Brand developers and business owners should carefully consider the word or mark that consumers will identify with a good or service. Before investing resources in developing a brand, consideration of what makes a trademark or service mark (collectively referred to as “Mark”) “strong” and easier to enforce and defend, or “weak” and more difficult to enforce and defend is important. Many times, Marks develop over time and Mark owners may be forced to defend or enforce their rights to a Mark that was originally a “weak” Mark. This article will briefly discuss the spectrum of strong to weak Marks also known as the “Spectrum of Distinctiveness” and the concept of “secondary meaning”.
To understand the concept of secondary meaning it is important to understand the trademark law concept of the Spectrum of Distinctiveness. The Spectrum of Distinctiveness helps describe the strength of Marks under U.S. trademark law. Trademarks can be categorized on the Spectrum of Distinctiveness as having the following levels of strength or distinctiveness, from strongest to weakest:
a. Fanciful Marks consist of made up terms that have no relation to the goods being described (e.g., EXXON for petroleum products).
b. Arbitrary Marks consist of existing terms that contribute no meaning to the goods being described (e.g., APPLE for computers).
c. Suggestive Marks consist of terms that suggest meaning or relation but that do not describe the goods themselves (e.g., COPPERTONE for suntan lotion).
d. Descriptive Marks consist of terms that describe either the goods or a characteristic of the goods. Often it is very difficult to enforce trademark rights for descriptive Marks unless the Mark has acquired a secondary meaning (e.g., SHOELAND for a shoe store).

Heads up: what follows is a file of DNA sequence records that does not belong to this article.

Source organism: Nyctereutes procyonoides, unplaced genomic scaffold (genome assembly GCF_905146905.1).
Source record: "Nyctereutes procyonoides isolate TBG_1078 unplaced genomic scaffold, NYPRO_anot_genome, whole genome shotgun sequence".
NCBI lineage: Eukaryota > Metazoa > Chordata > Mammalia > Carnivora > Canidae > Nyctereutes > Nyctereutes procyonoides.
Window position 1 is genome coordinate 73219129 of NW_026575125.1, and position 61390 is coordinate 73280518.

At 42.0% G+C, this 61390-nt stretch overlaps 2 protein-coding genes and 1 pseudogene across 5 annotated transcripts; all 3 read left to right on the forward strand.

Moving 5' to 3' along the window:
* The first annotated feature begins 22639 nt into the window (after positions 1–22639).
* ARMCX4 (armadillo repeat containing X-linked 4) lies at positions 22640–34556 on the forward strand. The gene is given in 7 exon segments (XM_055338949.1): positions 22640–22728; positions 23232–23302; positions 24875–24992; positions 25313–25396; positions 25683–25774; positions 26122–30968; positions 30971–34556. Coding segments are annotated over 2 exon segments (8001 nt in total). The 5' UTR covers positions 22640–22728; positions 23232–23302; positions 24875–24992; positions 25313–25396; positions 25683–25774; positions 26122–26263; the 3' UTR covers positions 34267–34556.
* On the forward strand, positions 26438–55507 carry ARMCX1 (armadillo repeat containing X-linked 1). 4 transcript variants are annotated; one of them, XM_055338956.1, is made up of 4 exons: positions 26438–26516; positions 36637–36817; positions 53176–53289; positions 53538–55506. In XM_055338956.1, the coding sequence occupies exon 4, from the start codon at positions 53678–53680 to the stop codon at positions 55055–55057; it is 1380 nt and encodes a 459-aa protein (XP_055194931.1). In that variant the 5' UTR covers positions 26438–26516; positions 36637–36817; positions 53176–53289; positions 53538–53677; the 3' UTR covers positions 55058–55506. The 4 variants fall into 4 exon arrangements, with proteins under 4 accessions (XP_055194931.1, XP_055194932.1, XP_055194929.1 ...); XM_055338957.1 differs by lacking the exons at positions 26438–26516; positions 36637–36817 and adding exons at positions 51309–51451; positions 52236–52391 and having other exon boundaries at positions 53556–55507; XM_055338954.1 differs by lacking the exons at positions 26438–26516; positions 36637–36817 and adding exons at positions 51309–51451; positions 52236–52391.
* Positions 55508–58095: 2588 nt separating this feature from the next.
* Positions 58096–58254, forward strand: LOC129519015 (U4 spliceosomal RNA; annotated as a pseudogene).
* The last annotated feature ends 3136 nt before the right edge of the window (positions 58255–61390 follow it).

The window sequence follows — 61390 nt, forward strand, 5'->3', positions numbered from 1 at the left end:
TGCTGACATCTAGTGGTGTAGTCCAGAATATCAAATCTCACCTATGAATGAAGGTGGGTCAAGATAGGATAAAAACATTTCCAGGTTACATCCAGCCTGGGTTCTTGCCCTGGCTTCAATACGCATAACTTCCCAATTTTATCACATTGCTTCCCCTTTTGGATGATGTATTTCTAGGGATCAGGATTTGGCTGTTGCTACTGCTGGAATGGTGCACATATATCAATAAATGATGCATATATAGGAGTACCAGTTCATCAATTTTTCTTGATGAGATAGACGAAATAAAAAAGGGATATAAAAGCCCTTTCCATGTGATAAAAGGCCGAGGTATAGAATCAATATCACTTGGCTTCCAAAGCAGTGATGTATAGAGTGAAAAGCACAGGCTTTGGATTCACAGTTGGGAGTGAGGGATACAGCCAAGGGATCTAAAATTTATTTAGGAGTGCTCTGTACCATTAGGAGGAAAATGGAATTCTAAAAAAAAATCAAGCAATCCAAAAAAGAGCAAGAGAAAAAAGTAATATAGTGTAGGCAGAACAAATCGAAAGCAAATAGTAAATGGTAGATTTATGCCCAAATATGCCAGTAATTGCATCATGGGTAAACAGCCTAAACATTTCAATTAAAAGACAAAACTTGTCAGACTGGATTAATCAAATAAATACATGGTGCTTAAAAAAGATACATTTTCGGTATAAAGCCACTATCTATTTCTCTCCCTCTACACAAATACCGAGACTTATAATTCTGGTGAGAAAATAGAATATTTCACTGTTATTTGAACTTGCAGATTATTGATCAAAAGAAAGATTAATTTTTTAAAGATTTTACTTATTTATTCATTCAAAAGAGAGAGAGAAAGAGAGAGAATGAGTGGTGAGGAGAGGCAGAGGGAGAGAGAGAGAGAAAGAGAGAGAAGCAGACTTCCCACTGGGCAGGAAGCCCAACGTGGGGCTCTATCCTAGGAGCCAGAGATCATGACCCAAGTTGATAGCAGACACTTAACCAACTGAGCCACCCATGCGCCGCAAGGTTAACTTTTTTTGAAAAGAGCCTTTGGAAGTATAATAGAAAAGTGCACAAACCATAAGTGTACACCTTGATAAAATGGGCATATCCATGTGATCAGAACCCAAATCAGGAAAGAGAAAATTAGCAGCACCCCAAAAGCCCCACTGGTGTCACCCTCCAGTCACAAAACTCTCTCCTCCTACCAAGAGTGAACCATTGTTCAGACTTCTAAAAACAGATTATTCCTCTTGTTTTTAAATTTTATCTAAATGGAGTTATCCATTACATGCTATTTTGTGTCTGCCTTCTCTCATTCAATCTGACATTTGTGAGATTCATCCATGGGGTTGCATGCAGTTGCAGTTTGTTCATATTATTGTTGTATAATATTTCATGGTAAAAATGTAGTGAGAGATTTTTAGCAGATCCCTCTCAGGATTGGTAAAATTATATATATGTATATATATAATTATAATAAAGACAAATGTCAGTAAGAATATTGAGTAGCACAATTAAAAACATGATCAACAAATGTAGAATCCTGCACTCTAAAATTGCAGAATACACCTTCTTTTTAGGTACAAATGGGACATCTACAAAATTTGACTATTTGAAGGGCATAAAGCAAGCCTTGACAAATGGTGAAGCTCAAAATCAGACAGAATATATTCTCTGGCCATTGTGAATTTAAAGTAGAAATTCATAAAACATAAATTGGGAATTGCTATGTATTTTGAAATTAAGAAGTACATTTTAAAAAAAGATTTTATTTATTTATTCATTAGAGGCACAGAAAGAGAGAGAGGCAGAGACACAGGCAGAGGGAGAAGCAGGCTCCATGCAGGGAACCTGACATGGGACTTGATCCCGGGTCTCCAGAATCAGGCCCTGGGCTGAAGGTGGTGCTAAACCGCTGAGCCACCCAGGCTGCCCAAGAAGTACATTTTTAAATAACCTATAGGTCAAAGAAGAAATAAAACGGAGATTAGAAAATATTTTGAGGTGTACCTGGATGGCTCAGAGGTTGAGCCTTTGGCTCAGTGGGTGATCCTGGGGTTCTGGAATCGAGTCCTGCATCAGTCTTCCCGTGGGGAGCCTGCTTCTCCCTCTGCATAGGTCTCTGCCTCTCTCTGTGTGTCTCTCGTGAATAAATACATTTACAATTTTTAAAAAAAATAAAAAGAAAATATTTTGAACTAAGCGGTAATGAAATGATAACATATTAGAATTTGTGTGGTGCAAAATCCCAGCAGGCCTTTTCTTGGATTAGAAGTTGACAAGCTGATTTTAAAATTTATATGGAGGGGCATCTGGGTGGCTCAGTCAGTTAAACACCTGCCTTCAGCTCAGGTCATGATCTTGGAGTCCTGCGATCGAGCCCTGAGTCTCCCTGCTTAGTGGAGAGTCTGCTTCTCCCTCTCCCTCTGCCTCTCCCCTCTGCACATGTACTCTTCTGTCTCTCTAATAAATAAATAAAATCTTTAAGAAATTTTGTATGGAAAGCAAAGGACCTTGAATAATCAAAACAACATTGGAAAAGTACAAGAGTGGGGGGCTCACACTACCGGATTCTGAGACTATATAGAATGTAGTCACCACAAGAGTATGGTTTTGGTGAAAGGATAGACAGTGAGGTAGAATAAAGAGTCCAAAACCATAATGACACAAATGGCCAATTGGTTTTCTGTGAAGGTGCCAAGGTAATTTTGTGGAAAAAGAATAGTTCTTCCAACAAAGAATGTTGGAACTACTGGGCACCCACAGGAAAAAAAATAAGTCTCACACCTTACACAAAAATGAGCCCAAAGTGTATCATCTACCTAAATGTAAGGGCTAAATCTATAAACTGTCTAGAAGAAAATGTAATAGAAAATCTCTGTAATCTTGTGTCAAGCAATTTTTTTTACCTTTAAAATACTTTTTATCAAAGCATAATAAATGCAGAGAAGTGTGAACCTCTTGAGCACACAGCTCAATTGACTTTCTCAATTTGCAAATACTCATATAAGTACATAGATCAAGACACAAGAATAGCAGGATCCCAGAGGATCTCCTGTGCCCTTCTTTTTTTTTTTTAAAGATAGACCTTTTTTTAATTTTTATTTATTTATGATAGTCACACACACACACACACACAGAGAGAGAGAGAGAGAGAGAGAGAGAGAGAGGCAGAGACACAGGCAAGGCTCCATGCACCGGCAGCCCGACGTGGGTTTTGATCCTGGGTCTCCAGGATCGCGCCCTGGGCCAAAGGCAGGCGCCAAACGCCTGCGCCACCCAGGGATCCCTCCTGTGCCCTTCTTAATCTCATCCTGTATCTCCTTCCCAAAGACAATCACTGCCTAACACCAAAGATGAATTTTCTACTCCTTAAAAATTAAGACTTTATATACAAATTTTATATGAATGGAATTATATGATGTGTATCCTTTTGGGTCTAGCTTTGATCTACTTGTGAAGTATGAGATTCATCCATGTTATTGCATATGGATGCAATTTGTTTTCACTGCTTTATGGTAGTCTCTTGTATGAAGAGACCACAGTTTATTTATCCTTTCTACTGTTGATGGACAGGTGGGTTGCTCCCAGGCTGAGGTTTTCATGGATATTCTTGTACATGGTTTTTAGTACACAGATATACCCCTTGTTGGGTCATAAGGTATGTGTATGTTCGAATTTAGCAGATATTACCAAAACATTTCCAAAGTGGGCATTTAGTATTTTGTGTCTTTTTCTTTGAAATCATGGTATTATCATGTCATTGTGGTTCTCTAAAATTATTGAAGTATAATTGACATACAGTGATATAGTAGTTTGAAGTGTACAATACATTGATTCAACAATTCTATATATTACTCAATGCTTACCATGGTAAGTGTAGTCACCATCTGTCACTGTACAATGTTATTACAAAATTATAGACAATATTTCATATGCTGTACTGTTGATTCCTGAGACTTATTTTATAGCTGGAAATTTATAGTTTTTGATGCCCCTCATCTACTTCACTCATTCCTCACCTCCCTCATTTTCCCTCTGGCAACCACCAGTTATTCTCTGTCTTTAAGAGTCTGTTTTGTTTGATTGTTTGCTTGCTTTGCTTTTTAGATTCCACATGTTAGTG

e. Generic Terms consist of terms that are the accepted and recognized description of a class of goods or services (e.g., computer software, facial tissue). Generic terms cannot be protected.
Secondary meaning is an important concept for trademark owners because courts see secondary meaning “as a means by which otherwise unprotectable marks may obtain protection.” Univ. of Ga. Athletic Ass’n. v. Laite, 756 F.2d 1535, 1540 (11th Cir.1985). A descriptive Mark, which is on the weak end of the Spectrum of Distinctiveness, may be protected only where the descriptive Mark has acquired secondary meaning.
In determining whether a Mark has acquired secondary meaning courts will tend to look at four factors. Those four factors are (1) the length and manner of the Mark’s use; (2) the nature and extent of advertising and promotion for the Mark owner’s business; (3) the efforts made by the Mark owner to promote a conscious connection in the public’s mind between the Mark and the Mark owner’s business; and (4) the extent to which the public actually identifies the name with the Mark’s good or service. Gulf Coast Commercial Corp. v. Gordon River Hotel Assocs., No. 2:05CV564-FTM-33SPC, 2006 WL 1382072, at *9 (M.D. Fla. May 18, 2006) (quoting Coach House Rest., Inc. v. Coach and Six Rests., Inc., 934 F.2d 1551, 1559 (11th Cir.1991)).
Secondary meaning can be difficult to prove when a Mark is descriptive and or geographically descriptive. Gulf Coast Commercial Corp. No. 2:05CV564-FTM-33SPC, 2006 WL 1382072, at *8 (citing Vision Center v. Opticks, Inc., 596 F.2d 111, 118 (5th Cir.1979)). Courts have found that surveys or other quantifiable proof are some of the best ways to prove secondary meaning. As the former Fifth Circuit noted in Aloe Creme Labs., Inc. v. Milsan, Inc., “[s]hort of a survey, [establishing secondary meaning is] difficult of direct proof.” 423 F. 2d 845, 848 (5th Cir. 1970).
The patent and trademark attorneys assist clients in all stages of the brand development process. We enjoy meeting with clients during the brand development process to help them select the strongest mark for the goals. However, it is never too late to involve one of our attorneys in the process. While it may easier for a Mark owner to enforce and defend strong Marks, in certain cases merely descriptive marks may be unavoidable. To learn more about what can be done to protect merely descriptive or geographically descriptive marks, please contact one of the attorneys at The Plus IP Firm. Also, to learn more about Derek Fahey, the author of this article, please click HERE.